Submitted to: Journal of Environmental Science and Health
Publication Type: Peer Reviewed Journal
Publication Acceptance Date: June 7, 2005
Publication Date: January 20, 2006
Citation: Loughrin, J.H., Szogi, A.A. Free fatty acids and sterols in swine manure. Journal of Environmental Science and Health part B, 41:31-42, 2006 Interpretive Summary: Fatty acids and sterols from swine manure are both a potential energy source and a potential source of pollutants. The amounts of these compounds were measured in fresh manure and manure storage lagoon sludge from swine production facilities in North Carolina. The fatty acids are liberated from fat in the swine diet whereas the sterols arise from bacterial modification of cholesterol and similar compounds in the diet. In general, fresh manure had greater amounts of fatty acids than did lagoon sludge, while the levels of sterols in fresh manure and lagoon sludge were similar. This indicates that sterols have greater persistence in the environment. In the case of fresh manure, fatty acids could be a resource for the manufacture of fuel if efficient means for their processing can be devised.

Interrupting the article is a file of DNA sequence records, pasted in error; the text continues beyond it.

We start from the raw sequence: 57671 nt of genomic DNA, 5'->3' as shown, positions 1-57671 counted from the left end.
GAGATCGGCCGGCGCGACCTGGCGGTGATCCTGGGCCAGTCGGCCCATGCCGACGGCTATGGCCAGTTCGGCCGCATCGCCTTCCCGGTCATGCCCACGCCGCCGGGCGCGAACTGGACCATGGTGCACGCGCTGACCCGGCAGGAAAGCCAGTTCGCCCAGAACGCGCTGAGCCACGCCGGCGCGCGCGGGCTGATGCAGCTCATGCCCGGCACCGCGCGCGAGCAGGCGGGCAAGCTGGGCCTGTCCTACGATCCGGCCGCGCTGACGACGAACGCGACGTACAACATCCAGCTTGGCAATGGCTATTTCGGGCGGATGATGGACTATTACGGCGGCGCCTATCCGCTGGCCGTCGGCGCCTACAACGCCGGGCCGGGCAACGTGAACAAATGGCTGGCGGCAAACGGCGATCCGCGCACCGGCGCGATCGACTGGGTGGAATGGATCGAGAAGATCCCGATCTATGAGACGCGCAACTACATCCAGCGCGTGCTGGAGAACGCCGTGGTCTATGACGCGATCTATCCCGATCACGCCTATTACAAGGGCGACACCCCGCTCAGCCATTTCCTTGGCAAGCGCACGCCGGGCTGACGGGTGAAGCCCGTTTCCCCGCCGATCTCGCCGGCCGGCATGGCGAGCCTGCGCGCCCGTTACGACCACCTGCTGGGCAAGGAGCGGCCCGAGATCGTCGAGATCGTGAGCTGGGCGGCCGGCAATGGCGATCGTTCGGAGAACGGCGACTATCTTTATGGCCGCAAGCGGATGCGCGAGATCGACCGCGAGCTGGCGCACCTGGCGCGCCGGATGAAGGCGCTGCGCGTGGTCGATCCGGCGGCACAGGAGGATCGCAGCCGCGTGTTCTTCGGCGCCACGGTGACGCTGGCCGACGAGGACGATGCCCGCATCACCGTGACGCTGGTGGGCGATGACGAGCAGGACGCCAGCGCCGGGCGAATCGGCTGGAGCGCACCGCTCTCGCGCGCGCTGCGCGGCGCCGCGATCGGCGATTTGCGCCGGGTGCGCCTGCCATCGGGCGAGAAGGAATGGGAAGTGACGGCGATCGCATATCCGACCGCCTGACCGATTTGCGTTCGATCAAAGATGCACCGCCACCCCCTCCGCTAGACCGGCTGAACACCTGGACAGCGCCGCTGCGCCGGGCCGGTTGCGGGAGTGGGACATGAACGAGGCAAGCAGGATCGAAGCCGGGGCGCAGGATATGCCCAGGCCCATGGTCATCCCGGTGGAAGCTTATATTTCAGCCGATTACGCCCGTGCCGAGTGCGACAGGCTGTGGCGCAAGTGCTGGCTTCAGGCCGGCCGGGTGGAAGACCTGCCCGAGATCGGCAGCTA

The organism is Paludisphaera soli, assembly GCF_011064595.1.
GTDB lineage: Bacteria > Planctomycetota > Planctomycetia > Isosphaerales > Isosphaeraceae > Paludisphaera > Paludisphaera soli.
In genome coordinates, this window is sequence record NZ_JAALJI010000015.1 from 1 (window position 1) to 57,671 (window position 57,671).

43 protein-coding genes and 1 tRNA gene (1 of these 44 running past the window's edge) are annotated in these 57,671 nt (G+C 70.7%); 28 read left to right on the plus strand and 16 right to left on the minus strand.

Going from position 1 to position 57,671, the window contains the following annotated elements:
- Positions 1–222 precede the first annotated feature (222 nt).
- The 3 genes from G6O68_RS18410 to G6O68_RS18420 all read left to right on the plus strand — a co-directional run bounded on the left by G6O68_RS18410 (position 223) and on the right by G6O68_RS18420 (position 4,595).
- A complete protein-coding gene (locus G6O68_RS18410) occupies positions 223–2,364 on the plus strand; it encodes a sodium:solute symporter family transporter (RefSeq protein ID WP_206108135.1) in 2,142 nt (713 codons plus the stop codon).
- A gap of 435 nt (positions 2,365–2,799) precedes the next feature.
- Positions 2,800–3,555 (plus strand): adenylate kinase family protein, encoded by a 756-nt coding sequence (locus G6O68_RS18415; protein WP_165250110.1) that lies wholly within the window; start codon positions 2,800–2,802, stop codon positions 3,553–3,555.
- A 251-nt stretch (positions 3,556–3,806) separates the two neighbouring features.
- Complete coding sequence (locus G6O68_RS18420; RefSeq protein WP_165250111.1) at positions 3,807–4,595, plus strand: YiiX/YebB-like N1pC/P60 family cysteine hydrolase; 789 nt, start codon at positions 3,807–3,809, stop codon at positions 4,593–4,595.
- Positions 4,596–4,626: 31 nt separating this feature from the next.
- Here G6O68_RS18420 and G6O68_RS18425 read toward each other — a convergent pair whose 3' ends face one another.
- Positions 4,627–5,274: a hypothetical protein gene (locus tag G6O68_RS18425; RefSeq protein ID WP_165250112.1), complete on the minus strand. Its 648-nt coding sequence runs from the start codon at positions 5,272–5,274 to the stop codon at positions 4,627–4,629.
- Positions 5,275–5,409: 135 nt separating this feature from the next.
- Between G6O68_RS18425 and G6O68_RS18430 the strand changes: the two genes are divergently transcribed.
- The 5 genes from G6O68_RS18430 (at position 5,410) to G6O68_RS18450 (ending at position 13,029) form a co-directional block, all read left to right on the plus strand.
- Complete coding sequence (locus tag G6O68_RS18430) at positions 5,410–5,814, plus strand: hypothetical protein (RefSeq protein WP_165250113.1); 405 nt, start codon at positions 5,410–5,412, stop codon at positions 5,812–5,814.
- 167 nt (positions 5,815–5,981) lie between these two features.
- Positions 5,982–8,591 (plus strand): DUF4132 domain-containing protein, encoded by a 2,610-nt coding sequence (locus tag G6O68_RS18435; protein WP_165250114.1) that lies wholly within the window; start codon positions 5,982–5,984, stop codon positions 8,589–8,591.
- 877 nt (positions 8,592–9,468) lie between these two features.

Technical Abstract: Free fatty acids and sterols were assessed in fresh manure and anaerobic lagoon sludge from swine production facilities in North Carolina. Eight free fatty acids and five sterols were identified and quantified in both manure and sludge samples. Compound identification was performed by gas chromatography/mass spectroscopy (GC-MS), and compound quantities were determined by gas chromatography after solid phase extraction with a 50:50 mixture of diethyl ether and hexane. The free fatty acids occurring in greatest abundance in both fresh manure and lagoon sludge were palmitic, oleic and stearic. Free fatty acid content in fresh manure ranged from approximately 3 'g g-1 dry weight (dw) to over 45 'g g-1 dw. In lagoon sludge, free fatty acid content ranged from about 0.8 'g g-1 dw to nearly 4 'g g-1 dw. Coprostanol and epicoprostanol were the sterols in largest concentrations in fresh manure and lagoon sludge samples. Total sterol content ranged from approximately 0.5 'g g-1 dw to around 11 'g g-1 dw in fresh manure and from 3.5 'g g-1 dw to almost 9 'g g-1 dw in lagoon sludge. Fresh manure and lagoon sludge both had high levels of inorganic cations (e.g. Ca, Mg, Fe) capable of binding free fatty acids and forming insoluble complexes, thereby potentially reducing fatty acid biodegradation. In anaerobic lagoons, sterols are an organic fraction of sludge that are resistant to bacterial degradation. In the case of fresh manure, fatty acids could represent a potential source of energy via the manufacture of bio-diesel fuel, if efficient means for their extraction and transesterification can be devised.